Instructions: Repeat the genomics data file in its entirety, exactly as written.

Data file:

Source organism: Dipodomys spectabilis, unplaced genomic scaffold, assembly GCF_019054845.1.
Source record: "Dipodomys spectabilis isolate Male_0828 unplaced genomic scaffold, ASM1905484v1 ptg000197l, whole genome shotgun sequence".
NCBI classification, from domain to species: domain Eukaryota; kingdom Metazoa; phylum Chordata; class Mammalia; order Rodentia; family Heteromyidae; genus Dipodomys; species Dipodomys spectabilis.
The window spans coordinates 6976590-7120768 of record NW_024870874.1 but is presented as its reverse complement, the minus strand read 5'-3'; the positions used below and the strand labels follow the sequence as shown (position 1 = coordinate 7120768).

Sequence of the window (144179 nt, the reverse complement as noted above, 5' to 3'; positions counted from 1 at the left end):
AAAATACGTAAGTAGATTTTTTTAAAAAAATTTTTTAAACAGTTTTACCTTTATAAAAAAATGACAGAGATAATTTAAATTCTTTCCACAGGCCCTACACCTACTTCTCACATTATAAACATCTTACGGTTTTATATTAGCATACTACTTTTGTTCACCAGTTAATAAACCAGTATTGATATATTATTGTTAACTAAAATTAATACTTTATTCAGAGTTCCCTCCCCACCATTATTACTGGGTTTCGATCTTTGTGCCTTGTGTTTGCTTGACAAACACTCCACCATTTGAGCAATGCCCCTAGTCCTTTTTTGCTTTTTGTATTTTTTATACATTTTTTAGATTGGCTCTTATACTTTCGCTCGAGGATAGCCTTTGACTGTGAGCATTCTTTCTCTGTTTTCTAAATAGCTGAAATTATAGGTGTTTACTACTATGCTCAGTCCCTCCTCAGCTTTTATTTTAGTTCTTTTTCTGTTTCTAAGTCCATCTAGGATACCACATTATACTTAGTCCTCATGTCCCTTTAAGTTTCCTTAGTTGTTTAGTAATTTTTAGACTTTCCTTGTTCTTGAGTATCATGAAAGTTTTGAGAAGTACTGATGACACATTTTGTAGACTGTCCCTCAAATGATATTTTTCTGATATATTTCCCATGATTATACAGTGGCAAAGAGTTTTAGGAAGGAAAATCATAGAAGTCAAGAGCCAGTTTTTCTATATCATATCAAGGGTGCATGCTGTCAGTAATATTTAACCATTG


Source organism: Dipodomys spectabilis, unplaced genomic scaffold, assembly GCF_019054845.1.
Source record: "Dipodomys spectabilis isolate Male_0828 unplaced genomic scaffold, ASM1905484v1 ptg000197l, whole genome shotgun sequence".
NCBI classification, from domain to species: domain Eukaryota; kingdom Metazoa; phylum Chordata; class Mammalia; order Rodentia; family Heteromyidae; genus Dipodomys; species Dipodomys spectabilis.
The window spans coordinates 6976590-7120768 of record NW_024870874.1 but is presented as its reverse complement, the minus strand read 5'-3'; the positions used below and the strand labels follow the sequence as shown (position 1 = coordinate 7120768).

Sequence of the window (144179 nt, the reverse complement as noted above, 5' to 3'; positions counted from 1 at the left end):
AAAATACGTAAGTAGATTTTTTTAAAAAAATTTTTTAAACAGTTTTACCTTTATAAAAAAATGACAGAGATAATTTAAATTCTTTCCACAGGCCCTACACCTACTTCTCACATTATAAACATCTTACGGTTTTATATTAGCATACTACTTTTGTTCACCAGTTAATAAACCAGTATTGATATATTATTGTTAACTAAAATTAATACTTTATTCAGAGTTCCCTCCCCACCATTATTACTGGGTTTCGATCTTTGTGCCTTGTGTTTGCTTGACAAACACTCCACCATTTGAGCAATGCCCCTAGTCCTTTTTTGCTTTTTGTATTTTTTATACATTTTTTAGATTGGCTCTTATACTTTCGCTCGAGGATAGCCTTTGACTGTGAGCATTCTTTCTCTGTTTTCTAAATAGCTGAAATTATAGGTGTTTACTACTATGCTCAGTCCCTCCTCAGCTTTTATTTTAGTTCTTTTTCTGTTTCTAAGTCCATCTAGGATACCACATTATACTTAGTCCTCATGTCCCTTTAAGTTTCCTTAGTTGTTTAGTAATTTTTAGACTTTCCTTGTTCTTGAGTATCATGAAAGTTTTGAGAAGTACTGATGACACATTTTGTAGACTGTCCCTCAAATGATATTTTTCTGATATATTTCCCATGATTATACAGTGGCAAAGAGTTTTAGGAAGGAAAATCATAGAAGTCAAGAGCCAGTTTTTCTATATCATATCAAGGGTGCATGCTGTCAGTAATATTTAACCATTG